Tuesday, February 22, 2011

The Biggest Loser destroys participants' metabolisms.


Talk about setting people up for long term struggle.

The term metabolic adaptation is given to the phenomenon whereby when a person loses a certain percentage of weight, their metabolisms slow by greater amounts. This process may be accelerated with more rapid weight loss as a consequence of the rapidly losing body metabolizing calorie burning muscle along with fat to make up for its massive energy deficit.

And as far as rapid non-surgical weight loss goes, there's probably no weight loss program more rapid that of the television show the Biggest Loser where it’s not uncommon for contestants to lose upwards of 150lbs at an averaged pace of nearly 10lbs a week.

Of course what’s different about the Biggest Loser as compared with most other non-televised rapid weight loss programs is the incredibly large amount of exercise concurrently involved.

While I would have hoped that this tremendous amount of exercise would have been protective against a major drop in metabolism, recently reported data states that it doesn’t.

In an abstract presented at the most recent Obesity Society Annual Scientific Assembly, Darcy Johannsen and friends reported that by week 6 participants had lost 13% of their body weight and by week 30, 39%. More interestingly they reported that by week 6 participants metabolisms had slowed by 244 more calories per day than would have been expected by their weight loss and by week 30, by 504 more calories

That's basically a meal's worth of calories a day that Biggest Loser contestants no longer burn as a consequence of their involvement. Effectively that means they're eating an extra meal a day.

How do you think you'd do at maintaining your weight if you ate an extra meal a day?

The authors also reported that the folks with the largest metabolic adaptations (meaning folks whose metabolisms slowed the most) were the folks with the greatest weight losses. The authors then concluded that, “intensive lifestyle interventions” can overcome this phenomenon based on the fact that folks had lost their weight by the end of the show, not based on what happened to them after the cameras stopped rolling.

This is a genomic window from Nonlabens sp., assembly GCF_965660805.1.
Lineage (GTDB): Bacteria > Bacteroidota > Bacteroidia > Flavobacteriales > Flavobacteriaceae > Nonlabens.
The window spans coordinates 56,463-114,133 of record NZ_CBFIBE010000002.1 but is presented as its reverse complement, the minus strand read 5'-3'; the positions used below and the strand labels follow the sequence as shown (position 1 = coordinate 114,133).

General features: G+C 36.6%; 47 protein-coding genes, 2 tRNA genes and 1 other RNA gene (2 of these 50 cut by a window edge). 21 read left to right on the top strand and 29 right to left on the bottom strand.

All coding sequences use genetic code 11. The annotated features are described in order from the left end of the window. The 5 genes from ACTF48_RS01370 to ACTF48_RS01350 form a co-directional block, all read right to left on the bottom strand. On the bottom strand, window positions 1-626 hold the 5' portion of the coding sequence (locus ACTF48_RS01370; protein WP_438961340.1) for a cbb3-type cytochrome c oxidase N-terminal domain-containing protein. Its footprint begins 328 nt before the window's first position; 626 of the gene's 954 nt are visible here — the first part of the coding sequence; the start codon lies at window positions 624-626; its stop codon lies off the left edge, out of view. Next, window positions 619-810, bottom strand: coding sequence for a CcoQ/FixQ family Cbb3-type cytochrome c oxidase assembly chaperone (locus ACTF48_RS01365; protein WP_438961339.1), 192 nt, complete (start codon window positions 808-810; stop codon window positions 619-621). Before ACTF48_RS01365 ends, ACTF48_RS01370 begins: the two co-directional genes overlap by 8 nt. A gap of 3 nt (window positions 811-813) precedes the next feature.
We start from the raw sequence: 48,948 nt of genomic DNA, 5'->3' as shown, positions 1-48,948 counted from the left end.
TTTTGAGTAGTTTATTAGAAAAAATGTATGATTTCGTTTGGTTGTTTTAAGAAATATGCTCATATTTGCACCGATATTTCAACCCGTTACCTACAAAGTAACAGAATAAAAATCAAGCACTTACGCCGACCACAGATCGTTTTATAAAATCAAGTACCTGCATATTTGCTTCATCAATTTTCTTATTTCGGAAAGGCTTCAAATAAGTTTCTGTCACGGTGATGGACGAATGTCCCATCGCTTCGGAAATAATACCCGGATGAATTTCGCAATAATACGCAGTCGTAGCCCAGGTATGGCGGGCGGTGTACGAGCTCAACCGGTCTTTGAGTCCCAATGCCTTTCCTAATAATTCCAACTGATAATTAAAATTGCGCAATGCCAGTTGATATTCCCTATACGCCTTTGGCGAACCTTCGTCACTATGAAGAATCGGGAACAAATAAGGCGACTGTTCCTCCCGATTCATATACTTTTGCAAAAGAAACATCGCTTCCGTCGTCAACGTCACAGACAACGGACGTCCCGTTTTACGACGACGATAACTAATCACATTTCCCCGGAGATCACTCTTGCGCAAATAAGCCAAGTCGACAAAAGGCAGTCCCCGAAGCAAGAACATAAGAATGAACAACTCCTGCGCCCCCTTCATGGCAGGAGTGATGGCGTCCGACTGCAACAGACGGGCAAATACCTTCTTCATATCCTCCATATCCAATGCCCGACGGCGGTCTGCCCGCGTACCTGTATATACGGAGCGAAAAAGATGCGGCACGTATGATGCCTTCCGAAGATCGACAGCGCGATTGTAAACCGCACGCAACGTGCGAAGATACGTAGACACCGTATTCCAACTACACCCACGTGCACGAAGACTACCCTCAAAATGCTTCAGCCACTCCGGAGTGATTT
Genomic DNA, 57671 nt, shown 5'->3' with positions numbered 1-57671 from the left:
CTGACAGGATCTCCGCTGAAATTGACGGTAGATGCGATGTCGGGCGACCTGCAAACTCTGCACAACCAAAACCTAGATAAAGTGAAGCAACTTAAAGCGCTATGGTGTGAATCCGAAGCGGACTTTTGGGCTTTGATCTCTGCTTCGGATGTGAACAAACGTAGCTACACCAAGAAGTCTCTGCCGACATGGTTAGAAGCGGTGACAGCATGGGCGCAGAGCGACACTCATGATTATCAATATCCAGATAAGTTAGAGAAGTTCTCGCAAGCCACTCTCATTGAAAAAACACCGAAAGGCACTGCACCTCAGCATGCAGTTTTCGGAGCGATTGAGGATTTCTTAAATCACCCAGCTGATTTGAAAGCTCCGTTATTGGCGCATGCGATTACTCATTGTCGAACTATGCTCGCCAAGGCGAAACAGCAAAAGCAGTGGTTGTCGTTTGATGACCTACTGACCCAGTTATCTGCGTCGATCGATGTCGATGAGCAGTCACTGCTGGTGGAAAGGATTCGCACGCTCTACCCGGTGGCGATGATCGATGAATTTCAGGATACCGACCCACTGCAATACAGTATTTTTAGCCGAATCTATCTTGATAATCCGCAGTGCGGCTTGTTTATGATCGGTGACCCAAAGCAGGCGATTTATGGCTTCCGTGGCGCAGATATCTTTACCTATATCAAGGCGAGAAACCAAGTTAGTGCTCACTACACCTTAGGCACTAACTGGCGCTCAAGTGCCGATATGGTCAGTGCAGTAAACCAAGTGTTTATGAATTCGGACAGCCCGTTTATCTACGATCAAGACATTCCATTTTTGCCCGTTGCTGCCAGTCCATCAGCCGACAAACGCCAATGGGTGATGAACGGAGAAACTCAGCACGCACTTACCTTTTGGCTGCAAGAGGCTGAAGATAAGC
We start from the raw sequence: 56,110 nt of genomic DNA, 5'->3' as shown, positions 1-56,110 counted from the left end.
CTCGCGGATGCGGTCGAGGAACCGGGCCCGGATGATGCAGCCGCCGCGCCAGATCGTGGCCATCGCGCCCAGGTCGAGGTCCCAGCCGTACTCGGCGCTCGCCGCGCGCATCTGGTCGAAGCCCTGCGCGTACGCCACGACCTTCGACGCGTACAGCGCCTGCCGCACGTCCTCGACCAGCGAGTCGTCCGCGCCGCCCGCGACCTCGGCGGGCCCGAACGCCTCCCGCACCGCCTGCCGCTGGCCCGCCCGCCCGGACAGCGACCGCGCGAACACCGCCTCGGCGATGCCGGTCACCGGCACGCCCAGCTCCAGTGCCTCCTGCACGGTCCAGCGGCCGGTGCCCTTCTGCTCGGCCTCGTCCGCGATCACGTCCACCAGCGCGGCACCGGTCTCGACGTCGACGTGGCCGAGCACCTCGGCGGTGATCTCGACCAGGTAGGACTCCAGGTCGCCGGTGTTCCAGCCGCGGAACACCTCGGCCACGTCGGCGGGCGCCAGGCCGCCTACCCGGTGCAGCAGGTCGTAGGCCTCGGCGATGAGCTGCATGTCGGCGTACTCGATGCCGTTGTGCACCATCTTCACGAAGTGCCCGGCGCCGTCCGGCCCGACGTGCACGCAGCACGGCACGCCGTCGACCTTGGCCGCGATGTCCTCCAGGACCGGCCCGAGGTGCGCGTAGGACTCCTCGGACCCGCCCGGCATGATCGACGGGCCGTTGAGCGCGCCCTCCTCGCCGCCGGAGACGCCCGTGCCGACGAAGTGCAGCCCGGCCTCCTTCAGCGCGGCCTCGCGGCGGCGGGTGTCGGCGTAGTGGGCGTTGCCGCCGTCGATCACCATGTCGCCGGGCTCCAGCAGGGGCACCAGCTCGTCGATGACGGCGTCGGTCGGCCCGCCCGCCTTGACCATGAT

Sadly I think their conclusion speaks volumes as to the utility of the intervention as well as their own confirmation biases of wanting to believe the show to be good for their contestants. What it suggests to me is that the folks who were the most severe with their diet and exercise efforts lost the most weight but did so at the expense of much greater hits to their metabolisms. Consequently those same folks who lost the most and the fastest, if they want to keep their weight off, are going to have to work at it that much harder.

While some contestants of the Biggest Loser translate their new lifestyles into careers as product spokespeople or fitness trainers and hence have new external motivators to maintain their extreme behaviours, those who don’t I worry are doomed to regain their weight as, “intensive lifestyle interventions” are not the realm of the real world, they’re only the realm of “reality” television and those whose livelihoods and/or fame depend on them.

Case in point? That picture up above, that's Eric Chopin. He was the winner of the third season of the Biggest Loser. He lost just over 200lbs. He was on Oprah to talk about his massive regain. Think Eric dropped the ball? Not me. I think the Biggest Loser provided him with a nonsensical approach to weight management, and in the process, stacked his deck entirely against him.

(Originally this blog identified the person in the photo as Ryan Benson, the season 2 winner who also regained his weight)

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